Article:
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Google Chrome Exits Beta For Linux, Mac

Google has moved Chrome 5 for Windows out of beta and taken the Mac and Linux versions of Chrome out of beta for the first time.
Google has taken the latest version of Chrome for Windows out of beta, launching the Web browser's fifth revision in less than two years.

In addition, Google on Tuesday took the Mac and Linux versions out of beta for the first time. While the three Chrome models share many of the same features, the Mac version has a native application feel for the Apple operating system.

Google has been releasing new versions of Chrome for Windows at a rapid pace. By comparison, Mozilla is on version 3.6 of Firefox after almost six years, while Google is on version 5 of Chrome in less than two years.

The latest Windows version runs JavaScript 30% to 35% faster than the previous version, according to Google. The search engine has also added a number of new features, many of which are also in the Mac and Linux versions.

Those features include the ability to synchronize bookmarks and browser preferences across multiple computers. Preferences include color themes, homepage, startup settings, Web content settings and page zoom settings.

For extension users, Google has added the ability to work in "incognito mode" through the extension manager, so others can't tract extension activity on the Web.

Google also has rolled out more HTML5 features, such as geo-location application programming interfaces, app cache, Web sockets and drag-and-drop. The latter, for example, makes it possible to drag a file from a computer and turn it into an attachment by dropping it in an email being composed in Gmail.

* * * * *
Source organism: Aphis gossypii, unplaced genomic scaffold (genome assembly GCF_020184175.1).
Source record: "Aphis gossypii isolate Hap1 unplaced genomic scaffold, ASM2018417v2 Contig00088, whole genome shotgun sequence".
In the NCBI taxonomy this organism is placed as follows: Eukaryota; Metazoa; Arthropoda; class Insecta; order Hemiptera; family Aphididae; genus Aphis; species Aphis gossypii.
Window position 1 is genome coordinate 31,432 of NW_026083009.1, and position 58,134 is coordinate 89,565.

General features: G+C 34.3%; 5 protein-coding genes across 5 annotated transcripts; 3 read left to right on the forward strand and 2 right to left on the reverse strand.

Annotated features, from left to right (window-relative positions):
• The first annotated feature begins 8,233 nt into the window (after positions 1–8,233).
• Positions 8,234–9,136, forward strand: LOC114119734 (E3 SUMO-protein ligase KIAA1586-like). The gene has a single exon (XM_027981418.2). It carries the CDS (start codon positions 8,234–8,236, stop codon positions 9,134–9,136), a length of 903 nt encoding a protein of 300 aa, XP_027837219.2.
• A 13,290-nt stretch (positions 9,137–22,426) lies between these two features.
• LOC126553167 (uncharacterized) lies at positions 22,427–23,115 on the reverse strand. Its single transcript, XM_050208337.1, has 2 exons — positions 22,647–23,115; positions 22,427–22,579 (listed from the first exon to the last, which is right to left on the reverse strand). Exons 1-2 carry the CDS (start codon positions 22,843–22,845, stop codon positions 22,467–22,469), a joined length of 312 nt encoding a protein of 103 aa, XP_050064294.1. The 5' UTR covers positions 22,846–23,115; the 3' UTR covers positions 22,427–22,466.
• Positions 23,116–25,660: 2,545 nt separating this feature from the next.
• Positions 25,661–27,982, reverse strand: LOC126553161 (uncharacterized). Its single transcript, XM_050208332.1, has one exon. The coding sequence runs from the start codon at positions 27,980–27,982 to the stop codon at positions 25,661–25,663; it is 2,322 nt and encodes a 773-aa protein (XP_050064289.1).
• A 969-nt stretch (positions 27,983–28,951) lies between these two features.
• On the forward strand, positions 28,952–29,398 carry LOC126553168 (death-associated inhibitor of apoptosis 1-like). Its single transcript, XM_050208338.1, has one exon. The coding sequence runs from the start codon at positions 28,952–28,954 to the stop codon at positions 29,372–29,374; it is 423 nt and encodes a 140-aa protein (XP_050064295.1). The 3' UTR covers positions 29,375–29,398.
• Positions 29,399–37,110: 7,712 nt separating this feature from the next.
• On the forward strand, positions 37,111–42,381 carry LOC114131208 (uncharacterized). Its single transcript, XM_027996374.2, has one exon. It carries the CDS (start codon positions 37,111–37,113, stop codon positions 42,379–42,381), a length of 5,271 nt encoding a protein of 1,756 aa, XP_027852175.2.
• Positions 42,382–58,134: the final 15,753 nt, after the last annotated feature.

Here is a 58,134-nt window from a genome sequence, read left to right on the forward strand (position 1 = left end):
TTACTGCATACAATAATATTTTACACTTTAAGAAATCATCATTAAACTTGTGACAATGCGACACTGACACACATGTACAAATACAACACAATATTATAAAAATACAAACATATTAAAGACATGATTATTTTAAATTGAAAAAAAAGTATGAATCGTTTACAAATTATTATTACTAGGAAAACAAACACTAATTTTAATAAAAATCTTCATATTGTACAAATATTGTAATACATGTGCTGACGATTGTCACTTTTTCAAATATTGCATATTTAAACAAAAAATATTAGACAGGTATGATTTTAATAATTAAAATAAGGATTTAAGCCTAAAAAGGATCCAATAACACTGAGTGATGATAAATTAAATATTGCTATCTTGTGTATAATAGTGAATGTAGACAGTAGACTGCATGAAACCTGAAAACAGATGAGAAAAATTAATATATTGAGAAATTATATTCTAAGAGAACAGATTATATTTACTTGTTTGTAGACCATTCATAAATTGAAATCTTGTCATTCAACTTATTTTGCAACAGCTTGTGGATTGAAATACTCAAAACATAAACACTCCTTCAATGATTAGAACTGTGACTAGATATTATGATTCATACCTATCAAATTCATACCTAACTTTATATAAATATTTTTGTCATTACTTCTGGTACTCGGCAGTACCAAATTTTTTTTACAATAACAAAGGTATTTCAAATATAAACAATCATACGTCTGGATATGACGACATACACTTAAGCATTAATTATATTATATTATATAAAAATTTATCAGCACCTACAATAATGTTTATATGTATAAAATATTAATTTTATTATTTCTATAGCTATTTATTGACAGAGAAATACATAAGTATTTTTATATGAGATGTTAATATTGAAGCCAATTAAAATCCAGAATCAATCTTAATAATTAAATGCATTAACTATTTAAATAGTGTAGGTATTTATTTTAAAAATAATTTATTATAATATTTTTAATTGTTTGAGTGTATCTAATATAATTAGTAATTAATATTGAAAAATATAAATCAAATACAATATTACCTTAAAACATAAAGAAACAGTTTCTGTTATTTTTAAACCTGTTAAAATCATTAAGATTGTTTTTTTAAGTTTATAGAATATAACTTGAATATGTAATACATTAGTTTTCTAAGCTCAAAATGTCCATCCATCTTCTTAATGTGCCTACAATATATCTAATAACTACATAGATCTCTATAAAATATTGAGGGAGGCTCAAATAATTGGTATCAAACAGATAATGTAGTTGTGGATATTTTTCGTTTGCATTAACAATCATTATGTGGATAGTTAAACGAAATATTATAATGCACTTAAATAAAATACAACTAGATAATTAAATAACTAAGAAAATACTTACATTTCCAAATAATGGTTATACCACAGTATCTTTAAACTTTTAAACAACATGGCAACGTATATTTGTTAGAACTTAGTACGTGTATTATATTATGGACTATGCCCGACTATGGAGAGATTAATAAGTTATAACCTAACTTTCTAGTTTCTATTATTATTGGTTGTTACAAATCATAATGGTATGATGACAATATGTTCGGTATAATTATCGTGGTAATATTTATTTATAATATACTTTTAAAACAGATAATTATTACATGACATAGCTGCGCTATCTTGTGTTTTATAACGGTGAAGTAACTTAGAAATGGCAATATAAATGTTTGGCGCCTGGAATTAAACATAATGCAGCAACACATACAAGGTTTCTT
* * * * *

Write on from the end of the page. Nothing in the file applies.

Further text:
HTML5 has gotten lots of attention recently as the centerpiece of an ongoing dispute between Apple and Adobe. Apple has been pushing HTML5 as a better alternative for multimedia on smartphones than Adobe's Flash. Adobe, on the other hand, has worked with other companies in the industry to expand Flash into mobile devices. Apple won't support Flash on the iPhone or iPad.

With Chrome, Google is working both sides of the fence. The browser supports Flash, while also supporting an increasing number of HTML5 features.

Chrome has been gaining share in the browser market. As of the end of April, Chrome was used by 6.73% of Web surfers, gaining 0.6% from March, according to NetApplications. Chrome's increase came mostly at the expense of Microsoft's Internet Explorer, which fell 0.7% month-to-month to 59.95%. It was the first time NetApplications had shown IE falling below 60%.

Mozilla Firefox was the second most used browser on the Web last month, with a 24.59% share, NetApplications said. Chrome is number three.